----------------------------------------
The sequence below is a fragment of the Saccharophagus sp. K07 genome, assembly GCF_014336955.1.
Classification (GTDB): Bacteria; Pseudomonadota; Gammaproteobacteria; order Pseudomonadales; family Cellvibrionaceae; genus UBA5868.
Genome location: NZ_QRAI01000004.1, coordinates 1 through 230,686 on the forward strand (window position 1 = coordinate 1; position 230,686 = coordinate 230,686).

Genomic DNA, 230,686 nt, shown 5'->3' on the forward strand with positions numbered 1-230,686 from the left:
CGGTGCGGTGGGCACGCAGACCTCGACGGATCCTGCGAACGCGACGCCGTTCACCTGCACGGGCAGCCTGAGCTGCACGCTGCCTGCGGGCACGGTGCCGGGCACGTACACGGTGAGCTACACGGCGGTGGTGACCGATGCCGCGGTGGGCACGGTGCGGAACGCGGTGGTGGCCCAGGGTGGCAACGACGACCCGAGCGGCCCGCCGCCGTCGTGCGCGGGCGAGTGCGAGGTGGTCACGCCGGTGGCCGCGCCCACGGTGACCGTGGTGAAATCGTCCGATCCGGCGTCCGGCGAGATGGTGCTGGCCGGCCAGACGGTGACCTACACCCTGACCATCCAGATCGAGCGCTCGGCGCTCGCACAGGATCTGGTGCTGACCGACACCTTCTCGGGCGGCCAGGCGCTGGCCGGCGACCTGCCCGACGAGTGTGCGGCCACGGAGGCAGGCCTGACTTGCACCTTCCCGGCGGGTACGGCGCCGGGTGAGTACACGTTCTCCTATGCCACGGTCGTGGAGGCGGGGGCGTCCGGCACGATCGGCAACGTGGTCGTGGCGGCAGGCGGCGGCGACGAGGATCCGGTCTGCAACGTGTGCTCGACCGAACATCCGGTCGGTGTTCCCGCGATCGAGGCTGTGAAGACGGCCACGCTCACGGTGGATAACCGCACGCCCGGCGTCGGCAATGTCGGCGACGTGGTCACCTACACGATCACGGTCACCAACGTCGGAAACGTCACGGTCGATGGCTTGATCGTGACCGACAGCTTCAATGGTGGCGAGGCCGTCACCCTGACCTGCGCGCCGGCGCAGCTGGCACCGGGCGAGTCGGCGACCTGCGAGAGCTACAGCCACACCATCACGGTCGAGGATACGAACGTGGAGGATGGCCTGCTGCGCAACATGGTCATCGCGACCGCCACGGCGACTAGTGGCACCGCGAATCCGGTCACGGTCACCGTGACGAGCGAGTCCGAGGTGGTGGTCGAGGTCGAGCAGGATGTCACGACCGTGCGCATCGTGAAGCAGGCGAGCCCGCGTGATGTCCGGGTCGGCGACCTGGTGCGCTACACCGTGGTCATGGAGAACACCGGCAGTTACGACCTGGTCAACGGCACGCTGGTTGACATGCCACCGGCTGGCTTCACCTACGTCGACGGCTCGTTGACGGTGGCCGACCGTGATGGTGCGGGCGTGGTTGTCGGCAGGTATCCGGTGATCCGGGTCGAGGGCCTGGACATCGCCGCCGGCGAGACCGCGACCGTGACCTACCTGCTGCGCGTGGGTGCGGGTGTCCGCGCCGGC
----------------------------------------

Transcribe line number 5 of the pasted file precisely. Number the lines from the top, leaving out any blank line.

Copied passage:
CGGTGCGGTGGGCACGCAGACCTCGACGGATCCTGCGAACGCGACGCCGTTCACCTGCACGGGCAGCCTGAGCTGCACGCTGCCTGCGGGCACGGTGCCGGGCACGTACACGGTGAGCTACACGGCGGTGGTGACCGATGCCGCGGTGGGCACGGTGCGGAACGCGGTGGTGGCCCAGGGTGGCAACGACGACCCGAGCGGCCCGCCGCCGTCGTGCGCGGGCGAGTGCGAGGTGGTCACGCCGGTGGCCGCGCCCACGGTGACCGTGGTGAAATCGTCCGATCCGGCGTCCGGCGAGATGGTGCTGGCCGGCCAGACGGTGACCTACACCCTGACCATCCAGATCGAGCGCTCGGCGCTCGCACAGGATCTGGTGCTGACCGACACCTTCTCGGGCGGCCAGGCGCTGGCCGGCGACCTGCCCGACGAGTGTGCGGCCACGGAGGCAGGCCTGACTTGCACCTTCCCGGCGGGTACGGCGCCGGGTGAGTACACGTTCTCCTATGCCACGGTCGTGGAGGCGGGGGCGTCCGGCACGATCGGCAACGTGGTCGTGGCGGCAGGCGGCGGCGACGAGGATCCGGTCTGCAACGTGTGCTCGACCGAACATCCGGTCGGTGTTCCCGCGATCGAGGCTGTGAAGACGGCCACGCTCACGGTGGATAACCGCACGCCCGGCGTCGGCAATGTCGGCGACGTGGTCACCTACACGATCACGGTCACCAACGTCGGAAACGTCACGGTCGATGGCTTGATCGTGACCGACAGCTTCAATGGTGGCGAGGCCGTCACCCTGACCTGCGCGCCGGCGCAGCTGGCACCGGGCGAGTCGGCGACCTGCGAGAGCTACAGCCACACCATCACGGTCGAGGATACGAACGTGGAGGATGGCCTGCTGCGCAACATGGTCATCGCGACCGCCACGGCGACTAGTGGCACCGCGAATCCGGTCACGGTCACCGTGACGAGCGAGTCCGAGGTGGTGGTCGAGGTCGAGCAGGATGTCACGACCGTGCGCATCGTGAAGCAGGCGAGCCCGCGTGATGTCCGGGTCGGCGACCTGGTGCGCTACACCGTGGTCATGGAGAACACCGGCAGTTACGACCTGGTCAACGGCACGCTGGTTGACATGCCACCGGCTGGCTTCACCTACGTCGACGGCTCGTTGACGGTGGCCGACCGTGATGGTGCGGGCGTGGTTGTCGGCAGGTATCCGGTGATCCGGGTCGAGGGCCTGGACATCGCCGCCGGCGAGACCGCGACCGTGACCTACCTGCTGCGCGTGGGTGCGGGTGTCCGCGCCGGC